Abstract
Decisions in everyday life are prone to error. Standard models typically assume that errors during perceptual decisions are due to noise. However, it is unclear how noise in the sensory input affects the decision. Here we show that there are experimental tasks for which one can analyse the exact spatiotemporal details of a dynamic sensory noise and better understand variability in human perceptual decisions. Using a new experimental visual tracking task and a novel Bayesian decision making model, we found that the spatiotemporal noise fluctuations in the input of single trials explain a significant part of the observed responses. Our results show that modelling the precise internal representations of human participants helps predict when perceptual decisions go wrong. Furthermore, by modelling precisely the stimuli at the singletrial level, we were able to identify the underlying mechanism of perceptual decision making in more detail than standard models.
Introduction
Perceptual decision making is a core aspect in everyday cognition. In difficult perceptual situations, for instance when driving a car through heavy rain and trying to read a traffic sign, perceptual decision making can be error prone. Standard models assume that these errors are either due to a high noise level in the sensory input (raindrops on the windshield), or to internal brain processes (neuronal noise) or to a mixture of both^{1,2,3}.
In the laboratory, perceptual decision making is usually investigated by linking the perception of incoming sensory information to making a choice among several alternatives^{4,5,6,7,8}, often under time pressure. For example, in the widelyused random dot motion task (RDM), participants are required to report the net direction of a cloud of moving dots within a certain time frame^{9}. The difficulty of such a decision depends on the amount of noise in the stimuli, i.e. the percentage of coherently moving dots in the cloud of dots^{10,11}. The two current standard approaches to modelling behavioural data of such perceptual decision making experiments are the drift diffusion model (DDM)^{12,13} and the nonlinear attractor model^{14,15}. These models analyse average measures of the behavioural data (e.g. performance expressed as percentage of correct decisions and averages of the reaction times across trials). The implicit assumption of these analyses is that behaviour can be understood by the average effect of sensory noise on decision making performance^{12}.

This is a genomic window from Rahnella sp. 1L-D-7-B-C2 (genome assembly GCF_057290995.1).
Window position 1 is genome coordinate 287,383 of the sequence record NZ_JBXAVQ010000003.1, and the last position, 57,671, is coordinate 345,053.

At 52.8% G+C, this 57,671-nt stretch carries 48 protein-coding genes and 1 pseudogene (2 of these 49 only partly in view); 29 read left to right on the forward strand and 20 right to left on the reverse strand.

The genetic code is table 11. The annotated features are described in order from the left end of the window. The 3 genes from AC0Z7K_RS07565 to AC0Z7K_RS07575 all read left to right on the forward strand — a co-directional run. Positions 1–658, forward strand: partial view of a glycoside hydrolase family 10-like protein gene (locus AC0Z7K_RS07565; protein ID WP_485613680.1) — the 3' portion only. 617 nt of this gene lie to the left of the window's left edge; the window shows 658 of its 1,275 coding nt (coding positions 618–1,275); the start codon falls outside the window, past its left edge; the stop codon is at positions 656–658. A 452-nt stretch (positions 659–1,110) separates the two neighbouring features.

What standard models cannot explain however, is how each single decision depends precisely on the specific noise pattern in that particular input stimulus. By only looking at the average performance over many trials, one cannot tell what caused a particular incorrect decision: In the example above, the raindrops might be in one instance covering more informative parts of the traffic sign than in others. Following this intuitive notion, we hypothesized that errors in perceptual decisions can be explained better based on the precise pattern of sensory input noise, as compared to using the average noise level. Such a finding would mean that one can analyse perceptual decision making data in high detail and thereby enable more precise inference about the underlying mechanisms of decision making.
To test this hypothesis, we developed a novel paradigm which enables tracking of the full details of what the observer has seen. This is necessary in order to test whether the participant utilizes the exact spatiotemporal dynamics of the input. We tested this by comparing a model which is informed about the actual trialwise spatiotemporal noise details of the input stimuli; the exact input model (ExaM) and another model which does not include this information but relies, as standard models do, on average information about the stimuli plus noise as input. This model is mathematically equivalent to the pure driftdiffusion model (DDM)^{16}, which is a standard model for perceptual decision making. We will therefore call this the DDMequivalent model. Similarly constrained models as ExaM have been long developed in mathematical psychology^{17} and several studies in decision making used this technique to model traditional psychology paradigms, e.g.^{18,19,20}. Here we applied this approach to computational models of perceptual decision making and demonstrate the implications based on systematic analyses.